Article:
Sunday, January 27, 2013

Review "Chilling Tales of Horror" by Pedro Redriguez


Chilling Tales of Horror

 Dark Graphic Short Stories by Pedro Rodriguez
ISBN-13: 978-0-7660-4085-4

Few things go better together than scary stories and graphic novels.  Pedro Rodriguez leads you on a tour of some of the great horror stories that often serve as horror motifs today.  The Hand takes on the revenge of the disembodied hand.  Sir Dominick's Bargain is one of the origins of the deal with the devil motif.   The Vampire by John William Polidori introduces the free wheeling lifestyle of the vampire.  The book also includes short tales from Robert Louis Stevenson, Edgar Alan Poe and others.

The book gives the reader a broad introduction to the field of Gothic horror, a genre to which middle school readers naturally gravitate.  Brief biographies of each author are included, which allows for the reader to further explore the writings of the authors.  

Parents will appreciate that this is graphic horror written in a PG style.  It is a relatively safe read for all students fifth grade and up.  One seldom sees violence or gore, but only the aftermath.  It is creepy, not necessarily creepy.  It is a great use of the graphic novel to introduce a great  literary genre.

Pedro Rodriguez tells the stories with contemporary language and art, yet capturing the period in word and art.  The one critique that I would have of this work concerns the inking and lettering of the book.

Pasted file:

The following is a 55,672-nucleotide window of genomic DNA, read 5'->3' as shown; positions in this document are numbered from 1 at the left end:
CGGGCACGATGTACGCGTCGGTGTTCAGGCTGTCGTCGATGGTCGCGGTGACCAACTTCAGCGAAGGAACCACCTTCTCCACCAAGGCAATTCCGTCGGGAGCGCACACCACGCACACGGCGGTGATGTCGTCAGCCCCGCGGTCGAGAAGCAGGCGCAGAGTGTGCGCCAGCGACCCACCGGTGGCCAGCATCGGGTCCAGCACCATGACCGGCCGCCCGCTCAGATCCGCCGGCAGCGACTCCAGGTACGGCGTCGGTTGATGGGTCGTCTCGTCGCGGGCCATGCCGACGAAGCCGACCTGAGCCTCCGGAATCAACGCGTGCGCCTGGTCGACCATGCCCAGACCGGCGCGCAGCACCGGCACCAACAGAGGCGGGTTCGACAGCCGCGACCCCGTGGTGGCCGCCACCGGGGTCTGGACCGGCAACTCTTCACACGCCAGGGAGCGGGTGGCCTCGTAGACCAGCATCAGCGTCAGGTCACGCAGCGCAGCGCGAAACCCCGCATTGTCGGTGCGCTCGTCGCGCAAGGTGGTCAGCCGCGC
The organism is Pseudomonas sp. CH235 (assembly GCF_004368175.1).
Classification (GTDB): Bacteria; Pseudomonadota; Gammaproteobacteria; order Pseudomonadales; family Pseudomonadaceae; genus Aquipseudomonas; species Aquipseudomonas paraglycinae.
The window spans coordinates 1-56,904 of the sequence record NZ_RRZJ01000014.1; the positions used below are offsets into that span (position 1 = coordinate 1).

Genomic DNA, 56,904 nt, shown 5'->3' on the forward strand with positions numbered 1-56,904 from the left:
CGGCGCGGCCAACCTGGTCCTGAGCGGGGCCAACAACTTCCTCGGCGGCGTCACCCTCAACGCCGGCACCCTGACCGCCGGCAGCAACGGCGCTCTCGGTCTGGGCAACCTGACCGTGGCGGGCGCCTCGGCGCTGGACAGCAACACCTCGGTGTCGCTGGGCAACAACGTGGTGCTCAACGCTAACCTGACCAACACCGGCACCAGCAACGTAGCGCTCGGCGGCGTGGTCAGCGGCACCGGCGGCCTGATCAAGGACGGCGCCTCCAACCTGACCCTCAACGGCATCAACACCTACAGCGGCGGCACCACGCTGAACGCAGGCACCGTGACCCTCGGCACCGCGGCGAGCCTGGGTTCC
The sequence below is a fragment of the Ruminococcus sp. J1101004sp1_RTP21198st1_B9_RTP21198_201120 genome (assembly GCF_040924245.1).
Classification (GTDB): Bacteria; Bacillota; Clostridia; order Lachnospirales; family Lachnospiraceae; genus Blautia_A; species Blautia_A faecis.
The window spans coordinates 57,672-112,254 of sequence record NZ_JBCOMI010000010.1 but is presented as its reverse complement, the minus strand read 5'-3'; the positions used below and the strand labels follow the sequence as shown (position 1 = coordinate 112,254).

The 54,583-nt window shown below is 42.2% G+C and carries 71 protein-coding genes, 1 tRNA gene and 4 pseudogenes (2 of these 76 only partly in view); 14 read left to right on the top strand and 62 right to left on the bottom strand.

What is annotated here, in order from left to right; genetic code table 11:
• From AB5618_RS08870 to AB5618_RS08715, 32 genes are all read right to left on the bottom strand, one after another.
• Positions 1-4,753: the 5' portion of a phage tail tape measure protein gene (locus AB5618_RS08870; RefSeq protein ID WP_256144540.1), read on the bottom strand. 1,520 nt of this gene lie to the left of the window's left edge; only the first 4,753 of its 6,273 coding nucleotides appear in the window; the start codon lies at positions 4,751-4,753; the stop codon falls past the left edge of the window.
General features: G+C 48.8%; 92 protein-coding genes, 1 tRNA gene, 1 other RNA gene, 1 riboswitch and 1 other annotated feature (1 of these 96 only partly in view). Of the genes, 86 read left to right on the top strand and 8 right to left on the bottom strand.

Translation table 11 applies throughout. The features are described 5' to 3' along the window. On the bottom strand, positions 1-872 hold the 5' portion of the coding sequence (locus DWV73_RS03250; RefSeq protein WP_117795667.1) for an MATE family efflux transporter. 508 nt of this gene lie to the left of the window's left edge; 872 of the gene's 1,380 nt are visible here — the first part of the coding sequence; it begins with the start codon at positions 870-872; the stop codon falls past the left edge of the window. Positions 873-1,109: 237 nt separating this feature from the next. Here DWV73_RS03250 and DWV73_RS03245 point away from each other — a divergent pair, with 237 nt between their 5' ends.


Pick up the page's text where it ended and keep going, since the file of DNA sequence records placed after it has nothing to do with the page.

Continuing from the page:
If my memory serves me right, the original graphic novels were created by a blind writer and illustrator who sought to use the combination of words and pictures to tell a tale.  Oddly enough, this book, like many graphic novels are actually made harder to read for the visually impaired and learning disabled, by using all capital letters, using thick blocky fonts and cramming the text into conversation bubbles.

This is not a fault of this work alone, but it is common within the genre.  These things are not only a problem for the visually impaired, but also for those with learning disabilities.  Thus, they do not work as well as one would like for encouraging the reluctant reader.

This critique noted, the book is a must have for public and school libraries.  It is part of a Dark Graphic Novel series that includes a book of stories from Edgar Alan Poe and a graphic novelization of Mary Shelley's Frankenstein.




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